Airlines lobby group, IATA, claims that aviation produces only 2% of global man-made CO2 emissions. While this is true, they are telling barely half the story. According to Professor Dr Volker Grewe, researcher at DLR and chair for climate effects of aviation at Technical University Delft, air transport’s contribution to climate change is roughly 5%. This is because in addition to emitting CO2, aircraft flying at altitude impact the atmosphere in various ways which have a large, albeit transient, additional warming effect.
Electrification and ambitious CO2 standards for Europe's cars are key to decarbonising transport – the sector that needs to do the heavy lifting to meet the Paris climate targets.
Instead of helping the environment, most biofuels actually hurt it. Biodiesel is the most consumed biofuel in Europe today. The problem? European food-based biodiesel emits, on average, 80% more CO2 than fossil diesel.
The European Parliament will vote next week on whether to strengthen the proposal for Europe’s key climate law, the so-called Effort Sharing Regulation (ESR) – or ‘Climate Action Regulation’, the name agreed by the environment committee. MEPs will be asked to back a more ambitious starting point than the European Commission’s proposal and to close some loopholes to ensure member states actually reduce their emissions.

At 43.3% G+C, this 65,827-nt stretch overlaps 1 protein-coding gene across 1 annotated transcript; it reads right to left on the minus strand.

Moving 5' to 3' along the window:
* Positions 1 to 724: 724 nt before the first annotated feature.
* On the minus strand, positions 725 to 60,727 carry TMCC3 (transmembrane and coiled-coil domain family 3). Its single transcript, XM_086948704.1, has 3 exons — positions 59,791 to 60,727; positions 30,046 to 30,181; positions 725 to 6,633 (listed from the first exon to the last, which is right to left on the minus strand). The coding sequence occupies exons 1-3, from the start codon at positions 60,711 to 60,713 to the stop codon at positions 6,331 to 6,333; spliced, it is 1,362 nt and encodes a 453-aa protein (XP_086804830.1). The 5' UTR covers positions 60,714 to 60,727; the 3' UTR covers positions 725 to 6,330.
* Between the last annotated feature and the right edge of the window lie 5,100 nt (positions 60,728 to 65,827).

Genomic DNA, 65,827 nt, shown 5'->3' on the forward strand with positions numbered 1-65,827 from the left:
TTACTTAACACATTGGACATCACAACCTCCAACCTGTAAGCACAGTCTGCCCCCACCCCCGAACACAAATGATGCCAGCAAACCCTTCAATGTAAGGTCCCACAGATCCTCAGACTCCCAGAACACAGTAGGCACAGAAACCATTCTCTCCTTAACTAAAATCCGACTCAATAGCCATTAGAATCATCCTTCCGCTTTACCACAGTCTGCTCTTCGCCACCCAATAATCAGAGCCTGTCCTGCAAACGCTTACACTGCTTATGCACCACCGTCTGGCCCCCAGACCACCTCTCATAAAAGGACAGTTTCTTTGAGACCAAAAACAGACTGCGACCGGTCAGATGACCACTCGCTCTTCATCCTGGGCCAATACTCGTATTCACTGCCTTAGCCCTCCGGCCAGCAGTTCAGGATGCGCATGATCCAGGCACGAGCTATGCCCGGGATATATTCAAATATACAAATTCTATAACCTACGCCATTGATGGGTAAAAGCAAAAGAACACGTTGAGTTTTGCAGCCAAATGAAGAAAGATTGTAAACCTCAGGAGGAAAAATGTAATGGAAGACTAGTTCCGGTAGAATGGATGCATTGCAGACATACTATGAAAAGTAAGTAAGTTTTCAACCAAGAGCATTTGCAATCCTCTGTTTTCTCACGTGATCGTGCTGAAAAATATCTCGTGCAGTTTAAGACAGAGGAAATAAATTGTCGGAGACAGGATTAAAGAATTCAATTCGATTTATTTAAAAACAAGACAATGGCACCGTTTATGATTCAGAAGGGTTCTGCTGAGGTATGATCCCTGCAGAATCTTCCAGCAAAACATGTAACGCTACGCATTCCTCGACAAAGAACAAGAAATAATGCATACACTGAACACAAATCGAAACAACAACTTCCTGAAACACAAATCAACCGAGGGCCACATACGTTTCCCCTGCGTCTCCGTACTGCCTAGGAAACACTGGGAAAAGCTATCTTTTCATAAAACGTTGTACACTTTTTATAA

New cars consume on average 42% more fuel on the road than advertised in sales brochures, according to T&E’s latest Mind the Gap report. Despite auto industry claims of their vehicles’ ever-improving fuel economy, the gap between real-world fuel consumption and official figures has grown from 28% in 2012 and 14% a decade ago.
The European Union relies on foreign companies to supply 80% of its oil imports, according to a new study on the continent’s oil dependency. Russian firms supply more than one-third (36%) of imported crude, and just two of the top 10 oil suppliers to the EU are European – Shell and Norway’s Statoil.
There are growing calls for a green tax shift to the transport sector, which would help fill a gap in the EU’s budget after the UK leaves. A T&E analysis has found new measures such as a carbon tax on motor fuels, aviation kerosene duty, and ending the VAT exemption for flights within and from Europe would raise more than €50 billion annually. And last week, as EU leaders discussed the looming gap, 17 eminent economists rowed in behind the idea, calling it a ‘once in a decade opportunity’ to create a fossil-fuel contribution to the EU budget.